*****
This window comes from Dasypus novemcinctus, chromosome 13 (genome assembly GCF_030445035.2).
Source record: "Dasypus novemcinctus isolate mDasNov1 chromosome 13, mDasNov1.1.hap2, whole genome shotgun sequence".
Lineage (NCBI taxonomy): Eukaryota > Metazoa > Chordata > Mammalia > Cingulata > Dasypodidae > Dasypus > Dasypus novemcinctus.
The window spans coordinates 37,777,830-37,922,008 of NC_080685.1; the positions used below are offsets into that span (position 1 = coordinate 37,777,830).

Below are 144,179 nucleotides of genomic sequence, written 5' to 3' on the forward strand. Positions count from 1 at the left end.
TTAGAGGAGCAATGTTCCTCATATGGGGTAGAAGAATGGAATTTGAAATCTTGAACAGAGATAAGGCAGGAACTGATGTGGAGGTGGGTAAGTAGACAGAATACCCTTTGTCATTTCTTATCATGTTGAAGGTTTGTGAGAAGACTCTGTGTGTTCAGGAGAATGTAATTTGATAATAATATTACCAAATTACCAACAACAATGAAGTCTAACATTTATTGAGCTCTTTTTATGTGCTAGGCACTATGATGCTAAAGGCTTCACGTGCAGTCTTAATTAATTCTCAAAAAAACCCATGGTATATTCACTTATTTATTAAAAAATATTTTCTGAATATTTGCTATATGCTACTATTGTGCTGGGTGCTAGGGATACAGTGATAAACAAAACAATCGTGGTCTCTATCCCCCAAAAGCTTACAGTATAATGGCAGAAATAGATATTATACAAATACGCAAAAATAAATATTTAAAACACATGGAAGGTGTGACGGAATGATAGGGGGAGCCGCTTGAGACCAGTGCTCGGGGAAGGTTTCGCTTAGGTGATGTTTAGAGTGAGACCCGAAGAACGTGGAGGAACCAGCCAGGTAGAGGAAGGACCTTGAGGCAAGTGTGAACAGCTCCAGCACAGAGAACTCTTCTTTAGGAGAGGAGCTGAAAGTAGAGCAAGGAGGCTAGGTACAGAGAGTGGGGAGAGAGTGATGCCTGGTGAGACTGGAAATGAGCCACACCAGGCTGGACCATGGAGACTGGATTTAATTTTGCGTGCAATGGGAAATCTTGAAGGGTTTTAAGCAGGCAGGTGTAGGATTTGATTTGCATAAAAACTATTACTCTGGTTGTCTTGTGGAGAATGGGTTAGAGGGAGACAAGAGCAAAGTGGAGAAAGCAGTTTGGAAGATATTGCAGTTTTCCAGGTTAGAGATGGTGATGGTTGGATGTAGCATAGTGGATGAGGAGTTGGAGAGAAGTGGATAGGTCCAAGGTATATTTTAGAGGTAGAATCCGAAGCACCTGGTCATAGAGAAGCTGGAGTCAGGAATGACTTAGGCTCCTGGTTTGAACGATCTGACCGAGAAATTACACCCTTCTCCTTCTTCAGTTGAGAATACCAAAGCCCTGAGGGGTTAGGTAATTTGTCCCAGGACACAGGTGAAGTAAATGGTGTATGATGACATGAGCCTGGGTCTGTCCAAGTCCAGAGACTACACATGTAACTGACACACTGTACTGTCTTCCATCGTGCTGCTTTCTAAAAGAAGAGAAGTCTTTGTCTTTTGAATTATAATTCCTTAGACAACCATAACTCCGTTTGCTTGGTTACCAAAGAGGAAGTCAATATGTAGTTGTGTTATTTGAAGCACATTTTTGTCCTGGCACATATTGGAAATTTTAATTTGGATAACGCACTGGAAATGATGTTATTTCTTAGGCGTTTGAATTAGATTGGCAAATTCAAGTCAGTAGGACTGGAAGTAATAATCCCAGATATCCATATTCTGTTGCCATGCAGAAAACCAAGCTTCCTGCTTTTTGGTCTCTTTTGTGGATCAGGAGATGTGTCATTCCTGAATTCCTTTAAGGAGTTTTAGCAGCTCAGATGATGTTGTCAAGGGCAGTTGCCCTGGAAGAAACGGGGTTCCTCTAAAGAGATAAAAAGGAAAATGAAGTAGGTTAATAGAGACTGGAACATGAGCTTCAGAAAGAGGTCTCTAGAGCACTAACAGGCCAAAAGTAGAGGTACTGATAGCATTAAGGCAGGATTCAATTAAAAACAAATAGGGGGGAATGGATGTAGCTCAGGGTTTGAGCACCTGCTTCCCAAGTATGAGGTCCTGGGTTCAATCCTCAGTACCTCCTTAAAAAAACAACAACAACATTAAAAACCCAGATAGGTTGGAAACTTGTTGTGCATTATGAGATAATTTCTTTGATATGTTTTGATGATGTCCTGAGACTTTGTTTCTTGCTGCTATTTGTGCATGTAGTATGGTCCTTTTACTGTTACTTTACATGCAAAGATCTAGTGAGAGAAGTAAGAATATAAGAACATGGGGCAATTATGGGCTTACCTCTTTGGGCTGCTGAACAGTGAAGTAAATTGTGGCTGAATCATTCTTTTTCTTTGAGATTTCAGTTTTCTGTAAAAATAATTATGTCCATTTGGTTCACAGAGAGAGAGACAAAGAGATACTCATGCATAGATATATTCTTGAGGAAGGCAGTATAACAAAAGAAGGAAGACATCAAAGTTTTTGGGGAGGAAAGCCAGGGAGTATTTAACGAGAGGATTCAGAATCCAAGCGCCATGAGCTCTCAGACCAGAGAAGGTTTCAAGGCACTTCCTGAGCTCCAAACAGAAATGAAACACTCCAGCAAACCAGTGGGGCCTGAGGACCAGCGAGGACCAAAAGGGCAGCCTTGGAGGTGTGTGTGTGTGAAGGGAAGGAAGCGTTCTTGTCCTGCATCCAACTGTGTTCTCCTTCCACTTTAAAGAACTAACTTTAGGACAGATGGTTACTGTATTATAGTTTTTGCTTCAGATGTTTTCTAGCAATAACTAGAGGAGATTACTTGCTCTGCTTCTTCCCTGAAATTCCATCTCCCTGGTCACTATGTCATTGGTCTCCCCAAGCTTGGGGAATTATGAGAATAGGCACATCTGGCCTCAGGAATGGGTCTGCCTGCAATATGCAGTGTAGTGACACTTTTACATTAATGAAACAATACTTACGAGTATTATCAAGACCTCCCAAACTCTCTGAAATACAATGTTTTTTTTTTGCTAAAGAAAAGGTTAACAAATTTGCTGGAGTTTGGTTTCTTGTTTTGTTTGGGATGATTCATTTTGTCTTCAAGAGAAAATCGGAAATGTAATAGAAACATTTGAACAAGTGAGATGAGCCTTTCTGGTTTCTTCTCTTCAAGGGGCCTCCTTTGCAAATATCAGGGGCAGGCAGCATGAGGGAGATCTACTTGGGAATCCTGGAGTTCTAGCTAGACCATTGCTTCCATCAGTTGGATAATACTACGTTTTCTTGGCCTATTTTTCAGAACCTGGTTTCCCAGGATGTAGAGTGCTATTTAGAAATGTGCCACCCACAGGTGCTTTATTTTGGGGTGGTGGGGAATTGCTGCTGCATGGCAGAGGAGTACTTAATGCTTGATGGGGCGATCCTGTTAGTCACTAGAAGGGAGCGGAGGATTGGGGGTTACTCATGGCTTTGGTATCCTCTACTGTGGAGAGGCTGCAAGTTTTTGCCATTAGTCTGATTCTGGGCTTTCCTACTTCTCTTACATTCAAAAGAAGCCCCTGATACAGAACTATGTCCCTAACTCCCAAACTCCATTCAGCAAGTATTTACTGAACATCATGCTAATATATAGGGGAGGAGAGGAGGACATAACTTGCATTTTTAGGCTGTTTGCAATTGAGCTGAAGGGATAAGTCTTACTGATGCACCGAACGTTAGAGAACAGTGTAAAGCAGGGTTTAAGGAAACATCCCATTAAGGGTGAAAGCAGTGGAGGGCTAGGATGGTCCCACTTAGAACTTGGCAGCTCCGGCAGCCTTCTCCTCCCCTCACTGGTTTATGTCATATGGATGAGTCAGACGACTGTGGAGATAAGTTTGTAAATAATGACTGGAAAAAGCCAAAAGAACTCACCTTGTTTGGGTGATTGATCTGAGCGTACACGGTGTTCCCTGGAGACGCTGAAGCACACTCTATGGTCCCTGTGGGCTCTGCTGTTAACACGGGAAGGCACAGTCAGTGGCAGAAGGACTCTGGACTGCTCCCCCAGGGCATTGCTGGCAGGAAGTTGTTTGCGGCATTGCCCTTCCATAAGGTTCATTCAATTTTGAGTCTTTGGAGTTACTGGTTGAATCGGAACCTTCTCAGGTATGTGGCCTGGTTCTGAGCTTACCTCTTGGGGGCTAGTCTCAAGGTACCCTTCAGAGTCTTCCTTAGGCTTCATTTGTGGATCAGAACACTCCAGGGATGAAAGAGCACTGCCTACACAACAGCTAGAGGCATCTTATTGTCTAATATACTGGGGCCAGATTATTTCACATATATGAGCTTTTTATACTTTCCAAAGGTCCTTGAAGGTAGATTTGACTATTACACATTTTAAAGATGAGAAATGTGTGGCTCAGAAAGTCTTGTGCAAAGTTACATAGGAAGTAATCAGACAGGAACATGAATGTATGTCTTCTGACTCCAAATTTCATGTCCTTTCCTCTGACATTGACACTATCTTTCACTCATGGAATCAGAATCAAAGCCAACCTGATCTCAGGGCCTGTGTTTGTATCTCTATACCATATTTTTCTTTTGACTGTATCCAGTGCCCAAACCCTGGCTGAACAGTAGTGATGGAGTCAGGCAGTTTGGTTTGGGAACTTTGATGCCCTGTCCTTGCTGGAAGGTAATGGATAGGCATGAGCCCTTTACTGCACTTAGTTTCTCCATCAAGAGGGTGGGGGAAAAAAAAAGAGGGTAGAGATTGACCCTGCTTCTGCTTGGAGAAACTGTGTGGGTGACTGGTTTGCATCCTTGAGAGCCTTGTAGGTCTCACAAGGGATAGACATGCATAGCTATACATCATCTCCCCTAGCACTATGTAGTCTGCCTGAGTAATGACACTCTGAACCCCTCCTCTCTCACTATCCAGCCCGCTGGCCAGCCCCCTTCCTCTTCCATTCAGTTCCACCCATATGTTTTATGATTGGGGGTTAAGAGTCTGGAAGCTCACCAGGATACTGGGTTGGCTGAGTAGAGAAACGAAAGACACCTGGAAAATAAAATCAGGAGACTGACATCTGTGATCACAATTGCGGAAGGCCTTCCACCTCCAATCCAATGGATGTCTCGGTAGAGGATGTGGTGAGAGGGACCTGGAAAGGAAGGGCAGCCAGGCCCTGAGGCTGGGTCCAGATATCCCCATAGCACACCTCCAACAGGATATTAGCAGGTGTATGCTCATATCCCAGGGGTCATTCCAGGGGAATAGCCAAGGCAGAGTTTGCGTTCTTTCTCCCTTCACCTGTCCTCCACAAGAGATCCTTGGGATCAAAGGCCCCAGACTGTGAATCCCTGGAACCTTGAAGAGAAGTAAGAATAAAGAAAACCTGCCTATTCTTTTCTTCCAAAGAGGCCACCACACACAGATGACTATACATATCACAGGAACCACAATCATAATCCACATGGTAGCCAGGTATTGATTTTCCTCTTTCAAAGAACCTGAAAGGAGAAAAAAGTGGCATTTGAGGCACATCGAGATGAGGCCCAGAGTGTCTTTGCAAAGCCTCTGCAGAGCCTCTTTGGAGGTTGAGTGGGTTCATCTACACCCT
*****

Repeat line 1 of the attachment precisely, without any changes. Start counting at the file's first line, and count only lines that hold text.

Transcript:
This window comes from Dasypus novemcinctus, chromosome 13 (genome assembly GCF_030445035.2).